Umrao Jaan (1981) is based on the novel – ‘Umrao Jaan Ada’ of Mirza Mohammad Haadi Ruswa. I happened to watch the movie first and read the novel later. And undoubtedly, director Muzaffar Ali’s cinematic version of the story originally written in the nineteenth century and said to be the true story of a true character, is better than the written work which I am reviewing now.The story belongs to the Tawaif (courtesan) Umrao Jaan who was born at Faizabaad as Ameeran. After getting kidnapped and sold to a Kotha (brothel) in Lucknow, she grows up and becomes famous among the rich and the elite because of her Shaayari (Urdu poetry) sung in her melodious voice and coupled with her enchanting dances. However she finds almost everybody around him as greedy for her earnings and she continue to move through her journey of life with a sense of complete loneliness within her. Certain males enter her life and raise false hopes in her heart for being able to live a normal married life containing a loving husband, social acceptance and motherhood but finally, she finds that loneliness only is her destiny.Taking the story from the said novel, producer-director Muzaffar Ali himself has written the screenplay and dialogues of this movie in association with Shama Zaidi and Javed Siddiqui. This script has been written quite crisply without giving undue footage to anything and not allowing the focus to divert from the principal character and her woes. The narrative with the gloom and loneliness of the principal character prevalent in every moment of it, moves at a reasonable pace without allowing any laxity or boredom to creep in. The audience is not only kept engaged in the narrative and glued to the screen for more than two hours but also made to feel the pain, the feelings and the stuffiness of the pivotal character. It is a very impressive movie, no doubt.The ending scene is just superb in which Umrao Jaan wipes the mirror to see her face in that. It’s an example of sheer brilliance on the part of the filmmaker who conveys the permanent sense of loneliness in the courtesan to the audience leaving the theatre without any spoon-feeding. Anybody who has watched this movie on the big screen must have left the theatre with a throbbing in his / her heart.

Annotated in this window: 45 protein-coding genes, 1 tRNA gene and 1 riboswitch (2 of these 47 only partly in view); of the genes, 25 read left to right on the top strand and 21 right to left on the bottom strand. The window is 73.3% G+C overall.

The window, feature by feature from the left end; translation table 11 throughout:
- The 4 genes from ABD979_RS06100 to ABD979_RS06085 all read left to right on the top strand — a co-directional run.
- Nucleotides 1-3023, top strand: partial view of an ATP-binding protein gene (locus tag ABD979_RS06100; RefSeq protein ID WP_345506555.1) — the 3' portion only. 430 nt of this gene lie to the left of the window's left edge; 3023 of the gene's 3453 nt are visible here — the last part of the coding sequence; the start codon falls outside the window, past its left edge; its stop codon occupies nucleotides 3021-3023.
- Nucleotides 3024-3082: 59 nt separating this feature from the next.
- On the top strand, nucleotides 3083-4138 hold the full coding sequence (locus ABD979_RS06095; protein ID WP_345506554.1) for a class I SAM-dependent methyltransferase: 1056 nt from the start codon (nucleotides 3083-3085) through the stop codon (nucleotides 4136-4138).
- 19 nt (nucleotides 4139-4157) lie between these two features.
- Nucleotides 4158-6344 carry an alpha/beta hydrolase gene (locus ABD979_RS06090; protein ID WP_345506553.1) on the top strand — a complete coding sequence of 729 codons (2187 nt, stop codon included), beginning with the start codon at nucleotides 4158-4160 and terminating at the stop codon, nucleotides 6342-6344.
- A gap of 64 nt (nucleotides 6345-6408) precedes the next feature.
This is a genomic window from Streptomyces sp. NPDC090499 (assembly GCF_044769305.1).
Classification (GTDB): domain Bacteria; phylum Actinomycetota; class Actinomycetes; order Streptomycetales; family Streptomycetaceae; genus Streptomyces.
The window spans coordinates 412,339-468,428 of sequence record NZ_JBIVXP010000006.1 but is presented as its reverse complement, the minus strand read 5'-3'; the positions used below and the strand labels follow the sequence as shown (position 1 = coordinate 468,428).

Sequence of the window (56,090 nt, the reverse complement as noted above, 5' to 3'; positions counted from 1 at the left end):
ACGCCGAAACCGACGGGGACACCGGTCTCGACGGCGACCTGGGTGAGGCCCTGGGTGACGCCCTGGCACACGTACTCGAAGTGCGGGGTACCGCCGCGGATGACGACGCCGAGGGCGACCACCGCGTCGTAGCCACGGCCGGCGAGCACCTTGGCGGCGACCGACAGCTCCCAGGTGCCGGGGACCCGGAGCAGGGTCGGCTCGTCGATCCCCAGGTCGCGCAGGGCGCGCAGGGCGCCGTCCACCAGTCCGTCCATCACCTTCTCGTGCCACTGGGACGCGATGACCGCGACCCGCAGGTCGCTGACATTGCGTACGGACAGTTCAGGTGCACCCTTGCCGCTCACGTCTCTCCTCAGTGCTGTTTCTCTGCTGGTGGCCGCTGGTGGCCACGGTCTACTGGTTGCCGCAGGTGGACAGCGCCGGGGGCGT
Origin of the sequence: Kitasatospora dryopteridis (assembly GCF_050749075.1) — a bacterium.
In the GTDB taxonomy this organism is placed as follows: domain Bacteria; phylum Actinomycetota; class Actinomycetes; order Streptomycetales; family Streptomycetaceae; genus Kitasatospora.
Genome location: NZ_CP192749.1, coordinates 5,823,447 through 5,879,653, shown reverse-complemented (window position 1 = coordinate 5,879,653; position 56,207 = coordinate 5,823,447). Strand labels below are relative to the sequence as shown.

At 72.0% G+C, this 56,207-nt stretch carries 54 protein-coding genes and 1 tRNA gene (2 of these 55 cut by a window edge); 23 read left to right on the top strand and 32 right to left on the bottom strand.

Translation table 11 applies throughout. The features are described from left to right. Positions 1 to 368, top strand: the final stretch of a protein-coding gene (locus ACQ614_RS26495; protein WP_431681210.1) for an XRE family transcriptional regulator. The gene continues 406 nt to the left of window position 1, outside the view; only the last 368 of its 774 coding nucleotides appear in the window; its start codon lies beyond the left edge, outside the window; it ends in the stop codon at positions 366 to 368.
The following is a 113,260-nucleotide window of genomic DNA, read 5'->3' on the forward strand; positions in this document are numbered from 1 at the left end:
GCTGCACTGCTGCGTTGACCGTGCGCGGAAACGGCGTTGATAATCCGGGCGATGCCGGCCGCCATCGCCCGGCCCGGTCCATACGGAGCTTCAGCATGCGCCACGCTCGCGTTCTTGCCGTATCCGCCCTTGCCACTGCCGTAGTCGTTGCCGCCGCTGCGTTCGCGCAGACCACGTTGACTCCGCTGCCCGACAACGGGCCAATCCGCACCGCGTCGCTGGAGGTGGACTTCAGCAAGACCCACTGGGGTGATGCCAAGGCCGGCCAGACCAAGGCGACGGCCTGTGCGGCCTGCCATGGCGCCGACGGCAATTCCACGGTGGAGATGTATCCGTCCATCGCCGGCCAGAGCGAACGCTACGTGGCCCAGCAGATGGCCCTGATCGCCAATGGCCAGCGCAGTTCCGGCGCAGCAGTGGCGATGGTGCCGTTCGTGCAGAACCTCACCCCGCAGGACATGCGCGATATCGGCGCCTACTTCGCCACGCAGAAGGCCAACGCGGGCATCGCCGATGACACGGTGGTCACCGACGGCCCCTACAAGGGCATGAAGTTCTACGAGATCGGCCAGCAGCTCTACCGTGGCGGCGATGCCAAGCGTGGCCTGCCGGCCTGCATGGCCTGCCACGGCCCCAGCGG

Umrao Jaan can be termed as pain-filled poetry written on celluloid. It stirs, moves, pinches and brings tears to eyes. It’s a journey made by the spectator alongwith the courtesan known as Umrao Jaan. Within a few minutes, the narrative envelops the viewer and makes him a part of the unusual story of the protagonist being told to him.
The art director has brought the period of the 19th century alive on the screen. The complete milieu including the architecture, the dialect, the clothes, the style of living etc. are authentic. The cinematographer has also left no stone unturned from his side in this regard and thus a realistic account of that era is presented to the audience who also happen to witness the turbulence due to the Gadar or the mutiny of 1857 by a section of the Indians against the British rule.
Rekha quite deservingly won the national award for the best actress for the title role played by her in this movie (though Jennifer Kendal Kapoor was a stronger contender for that award for that year for her performance in 36 Chowringhee Lane). Rekha does not seem to be acting, she appears to be actually living the life of Umrao Jaan. Originally a Tamil, this talented actress has portrayed the Urdu speaking Shaayara cum Tawaif in an amazing manner.
Farooq Sheikh as Umrao Jaan’s lover and all the other characters have also done exceedingly well. Even the small characters of Maulvi Saheb (Gajanan Jaagirdar) and Bismillah (Prema Narayan) are able to leave their imprint in the movie. The romance between Farooq and Rekha is so delicate that the audience can’t help falling in love with them and their relationship.
Khayyam has composed immortal music with the great Shaayari of Shahryar for this movie. All the ghazals and nazms are so touching that any lover of music and Shaayari can keep on listening to them again and again. Dil Cheez Kya Hai Aap Meri Jaan Leejiye, In Aankhon Ki Masti Ke Mastaane Hazaaron Hain, Zindagi Jab Bhi Teri Bazm Mein Laati Hai Hamen, Justujoo Jiski Thi Usko To Na Paaya Humne etc. are heart-conquerors. Most of these are gems in the voice of Asha Bhosle whereas Zindagi Jab Bhi Teri Bazm Mein Laati Hai Hamen is a memorable ghazal of Talat Aziz. The album contains a couple of folk songs also and a classic song authored by Amir Khusro. However the pain-soaked ghazal (which is placed at the end of the movie) which always brings a flood of tears in my eyes is – Ye Kya Jagah Hai Doston, Ye Kaun Sa Dayaar Hai, Hadd-e-Nigaah Tak Jahaan Gubaar Hi Gubaar Hai. It underscores the pain of Umrao or Ameeran on one side and her mother’s pain on the other side who is not able to embrace her long separated daughter because of social restrictions (as her daughter is now known as a courtesan).
Umrao Jaan is a true classic. A masterpiece. It was remade by J.P. Dutta in 2006 by taking Aishwarya Rai in the title role. Though I found J.P. Dutta’s movie as closer to the novel of Mirza Haadi Ruswa, it lacked the soul of the story. If anybody wants to meet the real Umrao Jaan that used to exist some 150 years ago, then this movie only is the perfect choice for him / her.
Shaukat Azmi (or Shaukat Kaifi) who has played the role of Khaanam in this movie, passed away on 22.11.2019. This review is a tribute to that great theatre and film personality better known as Shaukat Aapa in the literary and art-world.
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